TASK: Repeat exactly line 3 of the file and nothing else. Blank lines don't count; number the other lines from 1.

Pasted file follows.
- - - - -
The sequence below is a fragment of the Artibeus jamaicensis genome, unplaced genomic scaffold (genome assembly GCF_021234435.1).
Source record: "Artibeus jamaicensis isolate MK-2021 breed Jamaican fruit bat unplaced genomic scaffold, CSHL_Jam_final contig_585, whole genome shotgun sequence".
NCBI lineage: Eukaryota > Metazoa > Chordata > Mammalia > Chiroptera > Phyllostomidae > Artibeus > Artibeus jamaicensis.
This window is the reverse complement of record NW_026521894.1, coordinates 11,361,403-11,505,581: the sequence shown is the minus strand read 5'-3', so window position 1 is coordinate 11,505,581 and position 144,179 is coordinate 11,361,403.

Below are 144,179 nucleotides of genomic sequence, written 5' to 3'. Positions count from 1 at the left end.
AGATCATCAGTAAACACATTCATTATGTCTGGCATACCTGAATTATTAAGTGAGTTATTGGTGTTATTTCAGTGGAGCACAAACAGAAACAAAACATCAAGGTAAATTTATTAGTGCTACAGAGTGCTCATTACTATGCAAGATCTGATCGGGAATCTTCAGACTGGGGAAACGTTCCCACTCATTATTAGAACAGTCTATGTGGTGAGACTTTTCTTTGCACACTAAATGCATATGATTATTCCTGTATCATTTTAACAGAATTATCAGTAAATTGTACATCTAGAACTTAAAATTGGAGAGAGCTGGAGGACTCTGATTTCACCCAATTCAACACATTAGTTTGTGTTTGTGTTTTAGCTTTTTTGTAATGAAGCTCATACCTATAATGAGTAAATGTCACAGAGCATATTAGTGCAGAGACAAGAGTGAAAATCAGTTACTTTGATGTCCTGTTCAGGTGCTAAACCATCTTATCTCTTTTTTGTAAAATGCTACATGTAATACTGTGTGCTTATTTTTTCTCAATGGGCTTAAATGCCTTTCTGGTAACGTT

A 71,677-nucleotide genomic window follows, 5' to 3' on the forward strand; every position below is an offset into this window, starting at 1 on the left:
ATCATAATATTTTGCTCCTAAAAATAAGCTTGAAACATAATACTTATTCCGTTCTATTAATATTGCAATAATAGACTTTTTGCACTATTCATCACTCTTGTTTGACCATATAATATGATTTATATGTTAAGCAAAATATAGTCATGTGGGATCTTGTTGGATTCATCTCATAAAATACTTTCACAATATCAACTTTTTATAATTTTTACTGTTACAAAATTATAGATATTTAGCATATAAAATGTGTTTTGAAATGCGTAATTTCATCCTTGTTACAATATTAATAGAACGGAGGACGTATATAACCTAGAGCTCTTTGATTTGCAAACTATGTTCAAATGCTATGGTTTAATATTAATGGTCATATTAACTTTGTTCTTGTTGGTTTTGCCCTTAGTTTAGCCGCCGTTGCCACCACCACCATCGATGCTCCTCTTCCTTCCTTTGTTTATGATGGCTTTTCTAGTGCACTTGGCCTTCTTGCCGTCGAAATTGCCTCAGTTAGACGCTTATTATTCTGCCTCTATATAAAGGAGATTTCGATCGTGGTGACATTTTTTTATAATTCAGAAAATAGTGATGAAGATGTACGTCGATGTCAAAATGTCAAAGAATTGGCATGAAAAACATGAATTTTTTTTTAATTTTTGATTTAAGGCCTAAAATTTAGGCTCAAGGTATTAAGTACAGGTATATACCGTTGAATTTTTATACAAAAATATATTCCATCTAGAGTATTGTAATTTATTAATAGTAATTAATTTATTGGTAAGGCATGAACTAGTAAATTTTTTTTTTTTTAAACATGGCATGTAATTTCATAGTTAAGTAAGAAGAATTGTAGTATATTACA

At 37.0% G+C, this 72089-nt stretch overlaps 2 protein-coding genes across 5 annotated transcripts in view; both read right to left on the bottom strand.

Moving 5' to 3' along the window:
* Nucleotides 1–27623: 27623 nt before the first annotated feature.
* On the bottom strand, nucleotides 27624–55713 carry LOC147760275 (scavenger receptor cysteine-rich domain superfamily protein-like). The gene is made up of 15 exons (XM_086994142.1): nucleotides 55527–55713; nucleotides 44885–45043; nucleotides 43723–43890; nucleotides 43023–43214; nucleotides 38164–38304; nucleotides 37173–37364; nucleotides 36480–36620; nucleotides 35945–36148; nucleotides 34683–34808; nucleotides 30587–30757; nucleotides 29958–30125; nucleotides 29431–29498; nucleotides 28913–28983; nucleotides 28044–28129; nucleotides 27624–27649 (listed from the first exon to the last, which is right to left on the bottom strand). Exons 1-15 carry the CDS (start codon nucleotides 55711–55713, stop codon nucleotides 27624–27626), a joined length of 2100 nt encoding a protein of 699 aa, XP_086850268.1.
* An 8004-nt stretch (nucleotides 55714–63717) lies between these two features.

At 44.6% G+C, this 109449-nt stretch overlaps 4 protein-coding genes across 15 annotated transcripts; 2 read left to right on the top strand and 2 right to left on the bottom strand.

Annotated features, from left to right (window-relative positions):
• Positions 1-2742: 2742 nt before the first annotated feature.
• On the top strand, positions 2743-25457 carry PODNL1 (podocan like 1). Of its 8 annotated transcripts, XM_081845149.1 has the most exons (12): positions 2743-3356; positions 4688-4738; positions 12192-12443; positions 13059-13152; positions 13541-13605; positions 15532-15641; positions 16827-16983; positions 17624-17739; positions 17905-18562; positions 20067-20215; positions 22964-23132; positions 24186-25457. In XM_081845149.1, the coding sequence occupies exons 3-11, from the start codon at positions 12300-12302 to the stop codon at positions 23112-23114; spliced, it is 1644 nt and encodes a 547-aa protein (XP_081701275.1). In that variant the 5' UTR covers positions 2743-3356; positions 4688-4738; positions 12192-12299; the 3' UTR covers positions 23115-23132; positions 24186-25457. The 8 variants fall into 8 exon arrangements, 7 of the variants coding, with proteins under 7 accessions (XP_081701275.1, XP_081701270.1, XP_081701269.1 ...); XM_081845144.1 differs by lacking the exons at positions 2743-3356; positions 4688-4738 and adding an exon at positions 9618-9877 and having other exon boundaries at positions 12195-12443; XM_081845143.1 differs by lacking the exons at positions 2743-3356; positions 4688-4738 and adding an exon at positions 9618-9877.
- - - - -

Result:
NCBI lineage: Eukaryota > Metazoa > Chordata > Mammalia > Chiroptera > Phyllostomidae > Artibeus > Artibeus jamaicensis.